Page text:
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Mach was developed at carnegie mellon - with yet more federal grants I'm sure. Yes, I have done my research. There is more irony to be had in that Jobs was forced out of apple because he was going in a direction the rest of the board didn't like (NeXT). So he founds NeXT. Subsequently Apple starts to have big problems with THEIR direction and he comes back, bringing his NeXT technology with him. But aside from the irony involved, I'm not disputing your point. Perhaps when I said "based on" I was using the term in the loosest sense possible May be "utilizes apis from BSD" would be more like it, but your description fits too. Besides, I wasn't preaching, so don't be so abrasive.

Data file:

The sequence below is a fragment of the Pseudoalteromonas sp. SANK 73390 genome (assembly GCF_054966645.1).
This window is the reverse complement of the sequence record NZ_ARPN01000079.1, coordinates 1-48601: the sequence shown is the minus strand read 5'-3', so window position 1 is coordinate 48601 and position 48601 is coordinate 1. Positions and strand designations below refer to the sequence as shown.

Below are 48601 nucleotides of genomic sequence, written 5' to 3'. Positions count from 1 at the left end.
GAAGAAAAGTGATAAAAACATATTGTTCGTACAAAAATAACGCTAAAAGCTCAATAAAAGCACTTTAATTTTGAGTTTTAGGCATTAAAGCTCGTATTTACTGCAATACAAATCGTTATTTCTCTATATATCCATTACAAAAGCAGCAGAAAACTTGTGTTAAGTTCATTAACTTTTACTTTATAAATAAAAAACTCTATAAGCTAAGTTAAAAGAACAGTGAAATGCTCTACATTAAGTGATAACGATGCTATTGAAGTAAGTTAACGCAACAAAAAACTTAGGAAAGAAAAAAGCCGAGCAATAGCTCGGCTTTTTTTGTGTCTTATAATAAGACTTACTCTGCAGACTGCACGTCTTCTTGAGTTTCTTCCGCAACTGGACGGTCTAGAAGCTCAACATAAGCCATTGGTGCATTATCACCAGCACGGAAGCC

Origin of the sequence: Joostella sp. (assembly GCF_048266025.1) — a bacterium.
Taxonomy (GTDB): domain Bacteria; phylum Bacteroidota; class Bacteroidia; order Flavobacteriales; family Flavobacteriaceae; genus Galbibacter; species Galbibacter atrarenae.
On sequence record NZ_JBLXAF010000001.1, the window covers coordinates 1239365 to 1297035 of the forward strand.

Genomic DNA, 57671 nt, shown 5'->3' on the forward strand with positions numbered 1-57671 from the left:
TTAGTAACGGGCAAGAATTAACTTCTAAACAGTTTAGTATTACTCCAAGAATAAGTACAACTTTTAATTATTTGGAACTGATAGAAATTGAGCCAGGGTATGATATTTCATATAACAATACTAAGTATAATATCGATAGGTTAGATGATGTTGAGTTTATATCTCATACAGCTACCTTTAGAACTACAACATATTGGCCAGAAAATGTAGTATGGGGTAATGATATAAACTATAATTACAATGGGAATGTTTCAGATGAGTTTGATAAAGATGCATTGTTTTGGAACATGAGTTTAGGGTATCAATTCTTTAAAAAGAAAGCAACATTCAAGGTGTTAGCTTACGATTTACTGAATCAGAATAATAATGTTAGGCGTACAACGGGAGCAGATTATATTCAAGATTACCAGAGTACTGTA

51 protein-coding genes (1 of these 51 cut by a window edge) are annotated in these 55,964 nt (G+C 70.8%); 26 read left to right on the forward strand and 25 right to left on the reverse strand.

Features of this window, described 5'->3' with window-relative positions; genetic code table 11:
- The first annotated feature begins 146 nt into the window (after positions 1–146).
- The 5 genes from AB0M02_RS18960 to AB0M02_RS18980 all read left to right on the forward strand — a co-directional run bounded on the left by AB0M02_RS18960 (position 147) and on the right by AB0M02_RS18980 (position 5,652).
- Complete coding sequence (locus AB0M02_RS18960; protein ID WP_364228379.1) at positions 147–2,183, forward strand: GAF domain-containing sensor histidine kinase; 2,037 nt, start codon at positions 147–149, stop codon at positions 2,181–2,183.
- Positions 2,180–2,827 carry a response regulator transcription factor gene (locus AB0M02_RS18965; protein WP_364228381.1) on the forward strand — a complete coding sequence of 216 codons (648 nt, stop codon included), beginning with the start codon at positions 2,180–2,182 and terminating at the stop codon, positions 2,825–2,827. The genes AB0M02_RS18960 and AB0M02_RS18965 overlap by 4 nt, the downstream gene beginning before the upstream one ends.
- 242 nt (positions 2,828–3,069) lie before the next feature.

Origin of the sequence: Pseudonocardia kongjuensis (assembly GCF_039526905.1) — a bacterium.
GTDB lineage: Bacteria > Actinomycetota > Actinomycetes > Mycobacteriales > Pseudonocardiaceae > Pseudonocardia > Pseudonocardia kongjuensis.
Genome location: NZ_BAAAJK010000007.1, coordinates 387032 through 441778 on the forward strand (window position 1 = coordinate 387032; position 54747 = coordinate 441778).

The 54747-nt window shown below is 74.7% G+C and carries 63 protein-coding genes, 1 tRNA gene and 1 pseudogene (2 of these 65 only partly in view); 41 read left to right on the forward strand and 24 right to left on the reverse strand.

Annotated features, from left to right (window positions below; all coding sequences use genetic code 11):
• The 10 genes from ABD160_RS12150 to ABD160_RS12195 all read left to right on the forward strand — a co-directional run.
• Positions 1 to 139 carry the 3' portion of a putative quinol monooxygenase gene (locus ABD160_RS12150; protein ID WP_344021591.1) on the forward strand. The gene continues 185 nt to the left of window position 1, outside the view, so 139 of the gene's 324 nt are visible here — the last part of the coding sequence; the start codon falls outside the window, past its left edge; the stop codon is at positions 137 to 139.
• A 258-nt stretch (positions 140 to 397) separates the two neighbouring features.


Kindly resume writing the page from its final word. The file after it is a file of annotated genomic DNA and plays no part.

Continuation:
Ok, bear with me for a sec, there are many parts to this rant. Firstly, I have been studying the GPL, LGPL, etc for some time now trying to grasp its real intentions. And let me tell you, I'm even more confused now than I was before. Part I - Built on Open Source OsX is built on open source software, licensed under GPL. The core value of the GPL is to ensure Freedom. As in free to use, modify and distribute. As far as I can tell, everything supports this argument, that if you use GPL software to make a derivitave, then the GPL license also applies to that derivitave. Thus, OsX should really be "GPL". I know, that's an oversimplification. But if you look back far enough, BSD, and FreeBSD owe their roots to Berkely, which gets funding from guess who, Federal Government in the way of research grants. WIthout BSD or Freebsd, there would be NO osx in its current shape. There's no way for me to know the percentage of code in OSX that is truly BSD/FreeBSD/GPL/LGPL, but looking at Apple's opensource page, there is a significant amount of source available. So that makes you wonder, is it just the UI that makes OSX "OSX"? Part II - US Gov vs Microsoft - Internet Explorer and Windows Recall when the Justice Department bent Microsoft over the kitchen table for tying IE to Windows (among other things)? They literally forced Microsoft to detach IE (before IE6/7) from Windows. They (DOJ) said you Microsoft could not require IE as part of a Windows Install (anti-competitive with Netscape because Netscape lost ground when IE was bundled with Windows). Thus, one could argue that Apple cannot require OSX to be tied to their hardware since they indeed sell OSX separately without said hardware. Part III - Microsoft's stake in Apple "In August 1997, the Company and microsoft Corporation entered into patent cross license and technology agreements. In addition, microsoft purchased 150,000 shares of apple Series A nonvoting convertible preferred stock ("preferred stock") for $150 million. These shares were convertible by microsoft after August 5, 2000, into shares of the Company's common stock at a conversion price of $8.25 per share. During 2000, 74,250 shares of preferred stock were converted to 9 million shares of the Company's common stock. During 2001, the remaining 75,750 preferred shares were converted into 9.2 million shares of the Company's common stock." So that put's Microsoft's ownership at 18 million shares out of 885 million in play. Not a huge stake, not even a controlling one. But Bill G did save Apple's behind and rescued them in the 90's. Let's pretend for a second that Apple decided to market OSX not to the consumer masses, but the tech elites like those in this forum, those that have the tenacity to install it. Admittingly, I doubt this would carve into Microsoft's pie. But if OSx were marketed as a competitor to Vista, That would be awkard given the previously mentioned bailout of Apple by Microsoft wouldnt u think? So thats my three points. From your armchair lawyer [no, not a real one, just an imaginary one]